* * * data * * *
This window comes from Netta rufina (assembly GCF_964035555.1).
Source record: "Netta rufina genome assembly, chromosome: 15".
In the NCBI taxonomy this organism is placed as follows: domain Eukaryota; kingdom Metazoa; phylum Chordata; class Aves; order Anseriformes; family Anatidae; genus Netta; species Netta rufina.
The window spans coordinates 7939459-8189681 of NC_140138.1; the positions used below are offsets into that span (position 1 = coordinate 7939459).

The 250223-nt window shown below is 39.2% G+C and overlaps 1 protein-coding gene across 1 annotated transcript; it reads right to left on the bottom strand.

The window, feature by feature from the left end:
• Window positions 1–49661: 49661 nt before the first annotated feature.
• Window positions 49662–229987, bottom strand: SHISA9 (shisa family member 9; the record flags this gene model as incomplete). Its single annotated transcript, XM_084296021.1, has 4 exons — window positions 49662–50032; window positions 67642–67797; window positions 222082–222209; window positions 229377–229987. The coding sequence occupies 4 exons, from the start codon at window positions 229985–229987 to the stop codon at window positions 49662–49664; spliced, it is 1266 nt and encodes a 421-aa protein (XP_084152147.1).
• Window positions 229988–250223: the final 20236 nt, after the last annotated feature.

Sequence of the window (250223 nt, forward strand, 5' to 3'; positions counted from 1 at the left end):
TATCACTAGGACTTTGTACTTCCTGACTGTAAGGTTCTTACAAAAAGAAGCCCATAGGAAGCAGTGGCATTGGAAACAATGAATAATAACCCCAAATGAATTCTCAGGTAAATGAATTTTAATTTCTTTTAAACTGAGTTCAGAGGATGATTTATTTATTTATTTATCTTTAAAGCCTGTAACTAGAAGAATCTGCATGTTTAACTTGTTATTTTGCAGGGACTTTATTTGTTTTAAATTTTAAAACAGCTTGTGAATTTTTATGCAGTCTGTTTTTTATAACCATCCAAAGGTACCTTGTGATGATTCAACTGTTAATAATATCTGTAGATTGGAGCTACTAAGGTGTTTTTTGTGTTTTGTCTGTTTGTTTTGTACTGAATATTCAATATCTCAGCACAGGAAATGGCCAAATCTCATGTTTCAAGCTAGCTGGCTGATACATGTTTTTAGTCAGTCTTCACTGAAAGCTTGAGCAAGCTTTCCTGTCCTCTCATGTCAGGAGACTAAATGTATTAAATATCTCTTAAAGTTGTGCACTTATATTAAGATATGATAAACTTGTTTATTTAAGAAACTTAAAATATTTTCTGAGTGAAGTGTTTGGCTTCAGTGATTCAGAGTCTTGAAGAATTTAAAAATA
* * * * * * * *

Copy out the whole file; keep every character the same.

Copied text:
This window comes from Netta rufina (assembly GCF_964035555.1).
Source record: "Netta rufina genome assembly, chromosome: 15".
In the NCBI taxonomy this organism is placed as follows: domain Eukaryota; kingdom Metazoa; phylum Chordata; class Aves; order Anseriformes; family Anatidae; genus Netta; species Netta rufina.
The window spans coordinates 7939459-8189681 of NC_140138.1; the positions used below are offsets into that span (position 1 = coordinate 7939459).

The 250223-nt window shown below is 39.2% G+C and overlaps 1 protein-coding gene across 1 annotated transcript; it reads right to left on the bottom strand.

The window, feature by feature from the left end:
• Window positions 1–49661: 49661 nt before the first annotated feature.
• Window positions 49662–229987, bottom strand: SHISA9 (shisa family member 9; the record flags this gene model as incomplete). Its single annotated transcript, XM_084296021.1, has 4 exons — window positions 49662–50032; window positions 67642–67797; window positions 222082–222209; window positions 229377–229987. The coding sequence occupies 4 exons, from the start codon at window positions 229985–229987 to the stop codon at window positions 49662–49664; spliced, it is 1266 nt and encodes a 421-aa protein (XP_084152147.1).
• Window positions 229988–250223: the final 20236 nt, after the last annotated feature.

Sequence of the window (250223 nt, forward strand, 5' to 3'; positions counted from 1 at the left end):
TATCACTAGGACTTTGTACTTCCTGACTGTAAGGTTCTTACAAAAAGAAGCCCATAGGAAGCAGTGGCATTGGAAACAATGAATAATAACCCCAAATGAATTCTCAGGTAAATGAATTTTAATTTCTTTTAAACTGAGTTCAGAGGATGATTTATTTATTTATTTATCTTTAAAGCCTGTAACTAGAAGAATCTGCATGTTTAACTTGTTATTTTGCAGGGACTTTATTTGTTTTAAATTTTAAAACAGCTTGTGAATTTTTATGCAGTCTGTTTTTTATAACCATCCAAAGGTACCTTGTGATGATTCAACTGTTAATAATATCTGTAGATTGGAGCTACTAAGGTGTTTTTTGTGTTTTGTCTGTTTGTTTTGTACTGAATATTCAATATCTCAGCACAGGAAATGGCCAAATCTCATGTTTCAAGCTAGCTGGCTGATACATGTTTTTAGTCAGTCTTCACTGAAAGCTTGAGCAAGCTTTCCTGTCCTCTCATGTCAGGAGACTAAATGTATTAAATATCTCTTAAAGTTGTGCACTTATATTAAGATATGATAAACTTGTTTATTTAAGAAACTTAAAATATTTTCTGAGTGAAGTGTTTGGCTTCAGTGATTCAGAGTCTTGAAGAATTTAAAAATA